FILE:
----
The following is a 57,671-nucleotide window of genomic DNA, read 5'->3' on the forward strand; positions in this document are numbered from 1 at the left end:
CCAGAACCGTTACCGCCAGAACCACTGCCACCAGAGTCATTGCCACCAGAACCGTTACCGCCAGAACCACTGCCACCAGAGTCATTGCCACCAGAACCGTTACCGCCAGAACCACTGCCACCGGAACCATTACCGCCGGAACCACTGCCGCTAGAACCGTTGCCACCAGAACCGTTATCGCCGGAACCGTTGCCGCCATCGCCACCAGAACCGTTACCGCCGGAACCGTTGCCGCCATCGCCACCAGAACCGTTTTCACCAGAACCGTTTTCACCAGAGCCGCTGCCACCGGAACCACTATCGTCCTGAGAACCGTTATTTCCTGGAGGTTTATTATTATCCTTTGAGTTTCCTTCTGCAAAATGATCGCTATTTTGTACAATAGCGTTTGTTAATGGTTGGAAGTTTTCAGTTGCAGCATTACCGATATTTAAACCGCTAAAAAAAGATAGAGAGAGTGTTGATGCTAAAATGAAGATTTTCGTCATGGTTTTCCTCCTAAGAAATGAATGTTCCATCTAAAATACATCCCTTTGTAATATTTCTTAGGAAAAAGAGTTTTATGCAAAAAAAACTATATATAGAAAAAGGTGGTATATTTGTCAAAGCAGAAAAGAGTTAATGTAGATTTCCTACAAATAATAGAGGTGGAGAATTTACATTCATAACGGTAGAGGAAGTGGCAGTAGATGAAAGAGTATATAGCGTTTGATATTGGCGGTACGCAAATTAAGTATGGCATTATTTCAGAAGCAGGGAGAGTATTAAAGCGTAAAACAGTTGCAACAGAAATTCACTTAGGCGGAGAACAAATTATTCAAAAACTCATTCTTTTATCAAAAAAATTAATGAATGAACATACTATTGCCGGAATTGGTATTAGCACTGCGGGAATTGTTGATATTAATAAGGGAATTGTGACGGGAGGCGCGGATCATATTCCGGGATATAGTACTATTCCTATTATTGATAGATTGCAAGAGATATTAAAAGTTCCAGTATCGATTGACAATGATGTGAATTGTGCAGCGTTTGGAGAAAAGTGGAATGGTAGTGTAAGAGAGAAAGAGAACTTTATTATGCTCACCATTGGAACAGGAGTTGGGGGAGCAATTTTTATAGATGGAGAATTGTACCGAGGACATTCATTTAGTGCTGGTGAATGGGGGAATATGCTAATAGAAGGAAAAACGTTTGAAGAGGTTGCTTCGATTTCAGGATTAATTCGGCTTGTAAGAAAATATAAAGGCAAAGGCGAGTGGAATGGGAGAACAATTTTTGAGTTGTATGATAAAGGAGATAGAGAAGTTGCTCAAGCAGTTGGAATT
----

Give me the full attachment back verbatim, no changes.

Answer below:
The following is a 57,671-nucleotide window of genomic DNA, read 5'->3' on the forward strand; positions in this document are numbered from 1 at the left end:
CCAGAACCGTTACCGCCAGAACCACTGCCACCAGAGTCATTGCCACCAGAACCGTTACCGCCAGAACCACTGCCACCAGAGTCATTGCCACCAGAACCGTTACCGCCAGAACCACTGCCACCGGAACCATTACCGCCGGAACCACTGCCGCTAGAACCGTTGCCACCAGAACCGTTATCGCCGGAACCGTTGCCGCCATCGCCACCAGAACCGTTACCGCCGGAACCGTTGCCGCCATCGCCACCAGAACCGTTTTCACCAGAACCGTTTTCACCAGAGCCGCTGCCACCGGAACCACTATCGTCCTGAGAACCGTTATTTCCTGGAGGTTTATTATTATCCTTTGAGTTTCCTTCTGCAAAATGATCGCTATTTTGTACAATAGCGTTTGTTAATGGTTGGAAGTTTTCAGTTGCAGCATTACCGATATTTAAACCGCTAAAAAAAGATAGAGAGAGTGTTGATGCTAAAATGAAGATTTTCGTCATGGTTTTCCTCCTAAGAAATGAATGTTCCATCTAAAATACATCCCTTTGTAATATTTCTTAGGAAAAAGAGTTTTATGCAAAAAAAACTATATATAGAAAAAGGTGGTATATTTGTCAAAGCAGAAAAGAGTTAATGTAGATTTCCTACAAATAATAGAGGTGGAGAATTTACATTCATAACGGTAGAGGAAGTGGCAGTAGATGAAAGAGTATATAGCGTTTGATATTGGCGGTACGCAAATTAAGTATGGCATTATTTCAGAAGCAGGGAGAGTATTAAAGCGTAAAACAGTTGCAACAGAAATTCACTTAGGCGGAGAACAAATTATTCAAAAACTCATTCTTTTATCAAAAAAATTAATGAATGAACATACTATTGCCGGAATTGGTATTAGCACTGCGGGAATTGTTGATATTAATAAGGGAATTGTGACGGGAGGCGCGGATCATATTCCGGGATATAGTACTATTCCTATTATTGATAGATTGCAAGAGATATTAAAAGTTCCAGTATCGATTGACAATGATGTGAATTGTGCAGCGTTTGGAGAAAAGTGGAATGGTAGTGTAAGAGAGAAAGAGAACTTTATTATGCTCACCATTGGAACAGGAGTTGGGGGAGCAATTTTTATAGATGGAGAATTGTACCGAGGACATTCATTTAGTGCTGGTGAATGGGGGAATATGCTAATAGAAGGAAAAACGTTTGAAGAGGTTGCTTCGATTTCAGGATTAATTCGGCTTGTAAGAAAATATAAAGGCAAAGGCGAGTGGAATGGGAGAACAATTTTTGAGTTGTATGATAAAGGAGATAGAGAAGTTGCTCAAGCAGTTGGAATT